From Our Own Borealis Blog

Three lessons about nature from your old Christmas tree

Dan Kraus, Nature Conservancy of Canada, guest contributor People living in the Northern Hemisphere have brought trees and boughs into […]

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WORKS – Orca Dreams by Ilka Bauer

Ilka Bauer’s latest works are stunning meditations on opposition. Through large, highly detailed drawings of the natural world, she explores the intersections of seemingly disparate concepts: art and science, life and death, miniature and massive. Her latest show, Orca Dreams, is the culmination of these gorgeous explorations. On until January 26 at the Gage Gallery in Victoria, BC, the exhibition invites viewers to explore the subjectivity of the boundary between the Real, the Unfamiliar, and…

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Scientometrics and science typologies

Caption: As of 2013, there were 7.8 million researchers globally, according to UNESCO. This means that 0.1 percent of the people in the world professionally do science. Their work is largely financed by governments, yet public officials are not themselves researchers. To help governments make sense of the scientific community, Russian mathematicians have devised a researcher typology. The authors initially identified three clusters, which they tentatively labeled as “leaders,” “successors,” and “toilers.” Credit: Lion_on_helium/MIPT Press…

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From the inbox: PhD Position at SLU Stockholm

PhD student, development eDNA approaches for fish monitoringRef SLU ua 2019.2.5.1-258Do you want to work in an inspiring environment and contribute to the sustainable use of our oceans, lakes and watercourses? We at the Department of Aquatic resources (SLU Aqua) are passionate about our vision "Viable fish stocks in healthy waters". We´re expanding, searching for employees who want to develop themselves and make a difference together with us. The Department of Aquatic Resources conducts environmental…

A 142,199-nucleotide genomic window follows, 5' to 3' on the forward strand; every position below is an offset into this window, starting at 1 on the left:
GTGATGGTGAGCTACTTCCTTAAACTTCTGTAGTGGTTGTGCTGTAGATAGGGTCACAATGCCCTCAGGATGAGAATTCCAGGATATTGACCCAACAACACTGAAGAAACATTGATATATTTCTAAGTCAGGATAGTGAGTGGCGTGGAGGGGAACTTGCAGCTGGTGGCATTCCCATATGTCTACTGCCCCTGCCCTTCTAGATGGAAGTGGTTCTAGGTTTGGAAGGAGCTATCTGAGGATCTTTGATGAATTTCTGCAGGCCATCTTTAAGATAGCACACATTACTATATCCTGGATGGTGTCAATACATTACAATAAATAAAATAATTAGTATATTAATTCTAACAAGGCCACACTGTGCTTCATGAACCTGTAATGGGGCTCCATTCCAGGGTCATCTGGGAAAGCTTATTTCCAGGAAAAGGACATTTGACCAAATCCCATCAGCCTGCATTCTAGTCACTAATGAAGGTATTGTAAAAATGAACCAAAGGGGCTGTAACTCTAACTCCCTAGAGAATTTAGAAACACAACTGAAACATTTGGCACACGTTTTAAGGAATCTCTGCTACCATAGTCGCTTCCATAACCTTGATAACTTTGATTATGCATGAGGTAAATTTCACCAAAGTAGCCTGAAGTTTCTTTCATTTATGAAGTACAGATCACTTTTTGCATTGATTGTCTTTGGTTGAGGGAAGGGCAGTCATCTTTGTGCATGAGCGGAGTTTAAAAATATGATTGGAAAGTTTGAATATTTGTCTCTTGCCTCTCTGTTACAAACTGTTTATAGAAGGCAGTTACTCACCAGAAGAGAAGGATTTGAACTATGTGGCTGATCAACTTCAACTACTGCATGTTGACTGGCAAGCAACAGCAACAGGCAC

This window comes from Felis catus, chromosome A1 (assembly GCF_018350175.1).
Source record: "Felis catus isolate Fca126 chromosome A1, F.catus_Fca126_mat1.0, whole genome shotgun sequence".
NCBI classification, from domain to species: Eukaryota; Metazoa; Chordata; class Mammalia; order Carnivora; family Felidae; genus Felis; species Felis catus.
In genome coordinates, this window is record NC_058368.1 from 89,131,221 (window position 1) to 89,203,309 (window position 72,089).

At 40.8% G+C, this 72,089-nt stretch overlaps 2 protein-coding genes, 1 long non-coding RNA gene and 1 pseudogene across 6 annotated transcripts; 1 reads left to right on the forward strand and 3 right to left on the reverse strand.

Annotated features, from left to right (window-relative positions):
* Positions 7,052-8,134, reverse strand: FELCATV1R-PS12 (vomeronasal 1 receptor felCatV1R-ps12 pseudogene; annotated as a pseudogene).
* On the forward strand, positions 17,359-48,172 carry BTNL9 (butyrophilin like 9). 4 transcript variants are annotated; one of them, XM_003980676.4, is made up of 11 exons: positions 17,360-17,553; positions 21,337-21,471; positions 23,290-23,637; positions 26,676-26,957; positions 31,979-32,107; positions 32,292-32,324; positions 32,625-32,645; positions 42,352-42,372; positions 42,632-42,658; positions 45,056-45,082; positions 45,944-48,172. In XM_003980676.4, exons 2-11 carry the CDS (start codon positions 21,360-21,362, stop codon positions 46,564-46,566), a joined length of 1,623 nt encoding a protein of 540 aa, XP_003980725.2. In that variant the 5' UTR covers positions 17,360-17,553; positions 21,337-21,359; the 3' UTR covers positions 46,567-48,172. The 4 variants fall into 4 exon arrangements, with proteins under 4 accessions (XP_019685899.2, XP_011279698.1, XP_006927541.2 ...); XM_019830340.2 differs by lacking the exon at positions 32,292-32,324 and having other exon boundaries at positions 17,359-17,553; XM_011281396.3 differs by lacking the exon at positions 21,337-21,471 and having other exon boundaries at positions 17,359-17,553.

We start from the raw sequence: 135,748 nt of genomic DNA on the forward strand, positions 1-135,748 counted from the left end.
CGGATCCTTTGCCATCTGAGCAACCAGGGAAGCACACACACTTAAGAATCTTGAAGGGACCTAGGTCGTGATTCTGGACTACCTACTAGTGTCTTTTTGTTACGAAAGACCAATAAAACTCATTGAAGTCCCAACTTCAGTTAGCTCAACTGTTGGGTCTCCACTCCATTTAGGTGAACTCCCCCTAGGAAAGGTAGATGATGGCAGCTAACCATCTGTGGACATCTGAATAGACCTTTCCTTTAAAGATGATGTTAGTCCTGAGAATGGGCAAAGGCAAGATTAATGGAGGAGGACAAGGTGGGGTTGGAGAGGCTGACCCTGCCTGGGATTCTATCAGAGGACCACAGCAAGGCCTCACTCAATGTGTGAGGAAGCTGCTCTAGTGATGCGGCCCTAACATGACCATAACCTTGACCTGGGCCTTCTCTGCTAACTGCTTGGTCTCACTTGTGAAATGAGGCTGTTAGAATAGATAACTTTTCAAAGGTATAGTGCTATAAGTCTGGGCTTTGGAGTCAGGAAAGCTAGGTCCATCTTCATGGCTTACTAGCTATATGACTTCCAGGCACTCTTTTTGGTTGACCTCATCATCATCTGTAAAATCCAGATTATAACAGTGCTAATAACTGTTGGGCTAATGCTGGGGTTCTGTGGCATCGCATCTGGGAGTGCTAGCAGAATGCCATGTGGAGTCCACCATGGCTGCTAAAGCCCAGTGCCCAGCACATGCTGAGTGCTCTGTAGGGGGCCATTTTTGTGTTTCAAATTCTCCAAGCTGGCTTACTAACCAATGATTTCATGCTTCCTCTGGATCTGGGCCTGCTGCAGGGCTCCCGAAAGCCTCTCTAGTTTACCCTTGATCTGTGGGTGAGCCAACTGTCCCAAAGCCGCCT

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Even in winter the Gord Edgar Downie Pier remains a beacon

Photo by Shane Schofield Six months after its public opening, the Gord Edgar Downie Pier remains a beacon for swimmable, drinkable, fishable water across the Great Lakes. My recent trip to Kingston with Mark Mattson reminded me of this. This pier helps people reimagine their connection to Lake Ontario and is shaping a new generation of water leaders.While the summertime crowds hibernate, the swimming pier's magic remains. The breeze, the view, the pier’s connection to…

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“Legends of the Lost” Stays Lost

Pic: A screenshot of the opening sequence of Legends of the Lost In December 2018, the Travel Channel aired a 4-episode special (ratings were so low that I highly doubt a second season will be ordered, so I’m calling it a ‘special’ for now) titled “Legends of the Lost”. Hosted by actress Megan Fox, each episode examined a different archaeological topic and featured Fox travelling to various sites and institutions to talk to experts about whatever topic she was exploring in that particular…

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The Other Side

Saint Andrews, New Brunswick: August, 2018 Basalt and seaweed at Bar Road, Saint Andrews If you travel in the natural world, you have probably noticed places where the bedrock seems to vary drastically and dramatically over a short distance. Perhaps you have seen a place where rocks of different colours are abutted against one another, or where bedrock textures and lineations change. In some cases, this may represent a variation in the deposition of ancient sediments…

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